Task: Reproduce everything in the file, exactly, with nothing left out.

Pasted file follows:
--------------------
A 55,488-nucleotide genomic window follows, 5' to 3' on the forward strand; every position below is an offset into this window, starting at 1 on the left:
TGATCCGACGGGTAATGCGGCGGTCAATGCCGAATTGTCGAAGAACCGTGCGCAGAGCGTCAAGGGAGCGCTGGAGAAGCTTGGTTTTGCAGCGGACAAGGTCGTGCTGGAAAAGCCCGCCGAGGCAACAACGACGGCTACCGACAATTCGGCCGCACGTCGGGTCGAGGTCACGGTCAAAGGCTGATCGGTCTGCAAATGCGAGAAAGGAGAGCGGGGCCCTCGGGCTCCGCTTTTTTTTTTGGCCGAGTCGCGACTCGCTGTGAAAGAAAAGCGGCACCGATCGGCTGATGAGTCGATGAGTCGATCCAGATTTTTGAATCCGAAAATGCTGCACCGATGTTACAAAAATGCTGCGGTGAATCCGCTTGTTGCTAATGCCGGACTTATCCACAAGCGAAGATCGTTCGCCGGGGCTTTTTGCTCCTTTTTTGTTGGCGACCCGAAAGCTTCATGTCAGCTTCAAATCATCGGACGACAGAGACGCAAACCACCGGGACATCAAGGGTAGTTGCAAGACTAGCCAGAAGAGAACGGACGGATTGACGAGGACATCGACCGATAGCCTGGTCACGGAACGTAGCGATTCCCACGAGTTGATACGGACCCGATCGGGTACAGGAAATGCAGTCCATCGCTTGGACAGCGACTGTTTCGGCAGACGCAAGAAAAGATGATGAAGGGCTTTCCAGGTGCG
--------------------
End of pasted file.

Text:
A 55,488-nucleotide genomic window follows, 5' to 3' on the forward strand; every position below is an offset into this window, starting at 1 on the left:
TGATCCGACGGGTAATGCGGCGGTCAATGCCGAATTGTCGAAGAACCGTGCGCAGAGCGTCAAGGGAGCGCTGGAGAAGCTTGGTTTTGCAGCGGACAAGGTCGTGCTGGAAAAGCCCGCCGAGGCAACAACGACGGCTACCGACAATTCGGCCGCACGTCGGGTCGAGGTCACGGTCAAAGGCTGATCGGTCTGCAAATGCGAGAAAGGAGAGCGGGGCCCTCGGGCTCCGCTTTTTTTTTTGGCCGAGTCGCGACTCGCTGTGAAAGAAAAGCGGCACCGATCGGCTGATGAGTCGATGAGTCGATCCAGATTTTTGAATCCGAAAATGCTGCACCGATGTTACAAAAATGCTGCGGTGAATCCGCTTGTTGCTAATGCCGGACTTATCCACAAGCGAAGATCGTTCGCCGGGGCTTTTTGCTCCTTTTTTGTTGGCGACCCGAAAGCTTCATGTCAGCTTCAAATCATCGGACGACAGAGACGCAAACCACCGGGACATCAAGGGTAGTTGCAAGACTAGCCAGAAGAGAACGGACGGATTGACGAGGACATCGACCGATAGCCTGGTCACGGAACGTAGCGATTCCCACGAGTTGATACGGACCCGATCGGGTACAGGAAATGCAGTCCATCGCTTGGACAGCGACTGTTTCGGCAGACGCAAGAAAAGATGATGAAGGGCTTTCCAGGTGCG